To retrospectively evaluate the trends in tuberculosis characteristics among patients attending the Ashikaga Red Cross Hospital, Tochigi Prefecture, Japan, between January 2007 and December 2011, and to compare this trend with that observed globally. In total, 273 newly reported tuberculosis patients attending the Ashikaga Red Cross Hospital were examined from January 2007 to December 2011 in terms of age, sex, mortality during tuberculosis treatment, race (Japanese or non-Japanese), nationality of non-Japanese patients, pulmonary (including sputum positivity and/or cavity formation in the lungs) or extrapulmonary tuberculosis, latent tuberculosis infection, residential areas of patients, and diseases coexisting with tuberculosis. Among the 255 Japanese tuberculosis patients, 202 patients were aged over 60 years, while the 18 non-Japanese patients were aged less than 50 years. Latent tuberculosis infections in 10 patients, including nurses and members of the patients' family, were treated. Among the 239 patients with pulmonary tuberculosis, 160 (67%) had Mycobacterium tuberculosis-positive sputum cultures and 99 patients (41%) had cavity formation in their lungs. Moreover, 1 multidrug-resistant, 2 isoniazid-resistant, and 3 ethambutol-resistant strains of bacteria were isolated in the patients. Mortality during tuberculosis treatment, which increased with age, was observed in 41 patients. There were 66 cases of diabetes mellitus and/or chronic kidney dysfunction (or failure), which were the most common diseases that coexisted with tuberculosis. Disability, dementia, and/or residing in nursing home was also commonly observed (31 cases). Furthermore, 240 (88%) tuberculosis patients were transferred from other clinics or hospitals to our hospital, implying that people visiting nearby clinics or hospitals are cautious about interacting with tuberculosis patients. To a certain extent, tuberculosis is still prevalent among the elderly (more frequently in men than women) in Japan; however, in the younger generation, more than 30% of the patients are non-Japanese. The trends in tuberculosis observed in the Ashikaga Red Cross Hospital, Tochigi, Japan over a 5-year period were concordant with the global epidemiology of tuberculosis.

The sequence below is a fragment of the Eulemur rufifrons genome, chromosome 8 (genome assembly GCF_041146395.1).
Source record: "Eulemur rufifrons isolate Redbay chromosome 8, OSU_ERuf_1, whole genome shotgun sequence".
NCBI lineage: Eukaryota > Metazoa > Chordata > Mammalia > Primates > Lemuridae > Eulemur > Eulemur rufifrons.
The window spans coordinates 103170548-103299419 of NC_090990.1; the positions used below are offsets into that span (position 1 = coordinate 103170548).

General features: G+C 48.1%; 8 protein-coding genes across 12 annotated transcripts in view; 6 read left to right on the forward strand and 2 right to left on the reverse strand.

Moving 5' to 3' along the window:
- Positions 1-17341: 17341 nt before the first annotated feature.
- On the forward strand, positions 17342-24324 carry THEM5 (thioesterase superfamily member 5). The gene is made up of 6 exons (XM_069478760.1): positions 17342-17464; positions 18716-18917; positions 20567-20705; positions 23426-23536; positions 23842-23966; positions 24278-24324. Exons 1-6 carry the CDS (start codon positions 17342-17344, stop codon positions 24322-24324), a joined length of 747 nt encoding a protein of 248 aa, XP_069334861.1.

|出版ステータス||Published - 2013 7月|
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